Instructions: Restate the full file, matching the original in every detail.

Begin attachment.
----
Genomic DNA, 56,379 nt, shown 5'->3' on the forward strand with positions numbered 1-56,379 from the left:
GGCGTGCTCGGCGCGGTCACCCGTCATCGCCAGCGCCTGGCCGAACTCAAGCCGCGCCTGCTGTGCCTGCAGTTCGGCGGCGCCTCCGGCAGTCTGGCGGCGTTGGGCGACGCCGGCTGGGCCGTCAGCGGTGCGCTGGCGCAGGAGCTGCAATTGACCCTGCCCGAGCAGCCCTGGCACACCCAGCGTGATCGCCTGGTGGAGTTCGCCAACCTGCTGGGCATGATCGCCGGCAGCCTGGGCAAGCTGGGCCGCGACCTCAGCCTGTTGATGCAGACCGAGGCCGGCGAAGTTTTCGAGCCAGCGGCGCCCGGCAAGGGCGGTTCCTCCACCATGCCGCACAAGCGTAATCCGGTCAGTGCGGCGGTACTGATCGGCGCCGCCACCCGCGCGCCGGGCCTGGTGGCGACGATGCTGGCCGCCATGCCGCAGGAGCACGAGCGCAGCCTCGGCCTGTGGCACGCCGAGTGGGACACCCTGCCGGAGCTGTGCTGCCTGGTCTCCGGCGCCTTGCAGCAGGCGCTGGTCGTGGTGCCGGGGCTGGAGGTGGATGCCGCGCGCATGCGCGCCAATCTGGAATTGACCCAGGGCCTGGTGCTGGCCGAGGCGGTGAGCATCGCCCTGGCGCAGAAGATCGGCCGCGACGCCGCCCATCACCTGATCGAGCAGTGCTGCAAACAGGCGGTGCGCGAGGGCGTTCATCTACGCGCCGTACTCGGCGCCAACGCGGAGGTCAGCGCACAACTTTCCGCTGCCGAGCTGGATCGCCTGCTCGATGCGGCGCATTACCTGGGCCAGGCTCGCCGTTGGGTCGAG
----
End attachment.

Genomic DNA, 56,379 nt, shown 5'->3' on the forward strand with positions numbered 1-56,379 from the left:
GGCGTGCTCGGCGCGGTCACCCGTCATCGCCAGCGCCTGGCCGAACTCAAGCCGCGCCTGCTGTGCCTGCAGTTCGGCGGCGCCTCCGGCAGTCTGGCGGCGTTGGGCGACGCCGGCTGGGCCGTCAGCGGTGCGCTGGCGCAGGAGCTGCAATTGACCCTGCCCGAGCAGCCCTGGCACACCCAGCGTGATCGCCTGGTGGAGTTCGCCAACCTGCTGGGCATGATCGCCGGCAGCCTGGGCAAGCTGGGCCGCGACCTCAGCCTGTTGATGCAGACCGAGGCCGGCGAAGTTTTCGAGCCAGCGGCGCCCGGCAAGGGCGGTTCCTCCACCATGCCGCACAAGCGTAATCCGGTCAGTGCGGCGGTACTGATCGGCGCCGCCACCCGCGCGCCGGGCCTGGTGGCGACGATGCTGGCCGCCATGCCGCAGGAGCACGAGCGCAGCCTCGGCCTGTGGCACGCCGAGTGGGACACCCTGCCGGAGCTGTGCTGCCTGGTCTCCGGCGCCTTGCAGCAGGCGCTGGTCGTGGTGCCGGGGCTGGAGGTGGATGCCGCGCGCATGCGCGCCAATCTGGAATTGACCCAGGGCCTGGTGCTGGCCGAGGCGGTGAGCATCGCCCTGGCGCAGAAGATCGGCCGCGACGCCGCCCATCACCTGATCGAGCAGTGCTGCAAACAGGCGGTGCGCGAGGGCGTTCATCTACGCGCCGTACTCGGCGCCAACGCGGAGGTCAGCGCACAACTTTCCGCTGCCGAGCTGGATCGCCTGCTCGATGCGGCGCATTACCTGGGCCAGGCTCGCCGTTGGGTCGAG